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President of India, Pranab Mukherjee, makes official visit to Minsk

Configuration of plans acquires real features

The Independence Palace hosted the official meeting of the President of India with Alexander Lukashenko. The two presidents talked privately, and in extended formats, resulting in the signing of a number of important bilateral documents. As is now traditional, Mr. Mukherjee has planted a tree on the Alley of Honorary Guests.

President of Belarus Alexander Lukashenko meets President of India Pranab Mukherjee

The Indian President’s visit to Belarus continues a series of key foreign political events of late, Minsk having been visited by Chinese President Xi Jinping recently, and Alexander Lukashenko having paid an official visit to Pakistan.

Belarus is known for its commitment to a multi-vector foreign policy, with such meetings as those mentioned above acting as a clear illustration. They reflect our process of trade consolidation (which is gaining momentum), liaising with countries confidently becoming new world economic leaders.

Some time ago, the People’s Republic of China proposed the initiative of the new Silk Road trade zone, involving India, Pakistan, the Eurasian Economic Union countries, and a range of other states. The Chinese Foreign Minister explains the idea, noting that the aim is to provide mutual benefit: ‘a symphonic concert of partners rather than a solo attempt’.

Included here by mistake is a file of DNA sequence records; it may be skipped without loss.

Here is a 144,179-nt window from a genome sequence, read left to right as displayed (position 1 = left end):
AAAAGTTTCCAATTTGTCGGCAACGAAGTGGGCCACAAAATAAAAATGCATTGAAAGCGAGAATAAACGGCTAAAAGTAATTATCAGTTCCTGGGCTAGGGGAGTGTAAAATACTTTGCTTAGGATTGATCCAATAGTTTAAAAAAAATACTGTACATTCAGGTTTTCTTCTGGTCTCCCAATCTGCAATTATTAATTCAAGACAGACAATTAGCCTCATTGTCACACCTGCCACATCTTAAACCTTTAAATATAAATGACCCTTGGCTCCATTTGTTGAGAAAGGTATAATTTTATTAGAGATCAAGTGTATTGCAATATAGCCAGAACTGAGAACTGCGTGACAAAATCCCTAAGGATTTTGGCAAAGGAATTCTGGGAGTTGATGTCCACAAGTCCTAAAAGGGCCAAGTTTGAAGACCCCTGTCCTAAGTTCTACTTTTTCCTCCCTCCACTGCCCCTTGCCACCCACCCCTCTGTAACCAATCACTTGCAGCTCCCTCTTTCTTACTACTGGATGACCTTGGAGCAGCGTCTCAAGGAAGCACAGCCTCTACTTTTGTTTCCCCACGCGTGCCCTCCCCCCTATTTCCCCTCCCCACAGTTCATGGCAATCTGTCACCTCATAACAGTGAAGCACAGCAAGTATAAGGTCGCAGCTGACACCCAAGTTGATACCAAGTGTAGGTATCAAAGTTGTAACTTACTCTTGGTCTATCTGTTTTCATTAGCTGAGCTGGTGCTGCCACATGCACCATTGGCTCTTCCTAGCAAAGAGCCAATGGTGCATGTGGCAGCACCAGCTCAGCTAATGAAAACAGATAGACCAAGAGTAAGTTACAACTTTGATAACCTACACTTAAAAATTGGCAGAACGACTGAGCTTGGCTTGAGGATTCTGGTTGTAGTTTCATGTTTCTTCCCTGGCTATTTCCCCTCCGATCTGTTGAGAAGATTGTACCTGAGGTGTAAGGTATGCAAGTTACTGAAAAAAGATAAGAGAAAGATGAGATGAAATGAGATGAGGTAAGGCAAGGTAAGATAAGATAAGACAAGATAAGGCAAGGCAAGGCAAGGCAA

Looking at the map, it’s clear that the intention is to create more than an overland connection between eastern China and Europe, since sea routes are included: across the Indian Ocean, and the South China, Red and Mediterranean seas. This global project could never be implemented alone, even by a very large and rich country; it relies on the collaboration of many, in a constructively-disposed world. Belarus has a key role to play, being the only calm and stable corridor between Europe and Asia in our region. It’s little wonder that the largest countries are eager to engage in dialogue with us.

Communication between the presidents of Belarus and India began with recollections of their first meeting in New Delhi, in 2007, when Mr. Lukashenko visited. This was a catalyst for new dynamics of inter-state interaction. At that time, Pranab Mukherjee was Foreign Minister, creating the foundations of our relationship, to mutual benefit. The Indian President recalled that occasion with warmth, noting the friendly relations which connected India and the USSR and adding his hopes that future partnerships will be just as strong, if not even stronger. He is keen to expand interaction with Minsk, echoing the feelings of the President of Belarus. Mr. Lukashenko underlined that our country has no desire to be ‘isolated’ and is proud of its good relationship with such a powerful state as India.

Further talks concentrated more on business and Mr. Lukashenko told his Indian colleague his view on promising areas of co-operation. For example, boasting contemporary technologies and equipment, Belarusian specialists are ready to take part in the modernisation of Indian mining industry. They can also advice how to enhance the efficiency of oil and gas sector.

During the Belarusian-Indian Business Forum

In the nearest time, India plans to considerably enhance its level of coal extraction. Of course, it will need to ensure a reliable fleet of heavy-duty dump trucks; our BelAZ vehicles are already working at its enterprises successfully, making them an obvious choice for further supply. Belarus is already setting up a service centre to maintain its machinery, with its first such centre to open later this year in India.

Collaboration in tractor building is also on the agenda, our ‘Belarus’ tractors being well-known in India since the 1960s and 1970s. They helped achieve the ‘green revolution’, which brought significant rises in crop yields from Indian fields.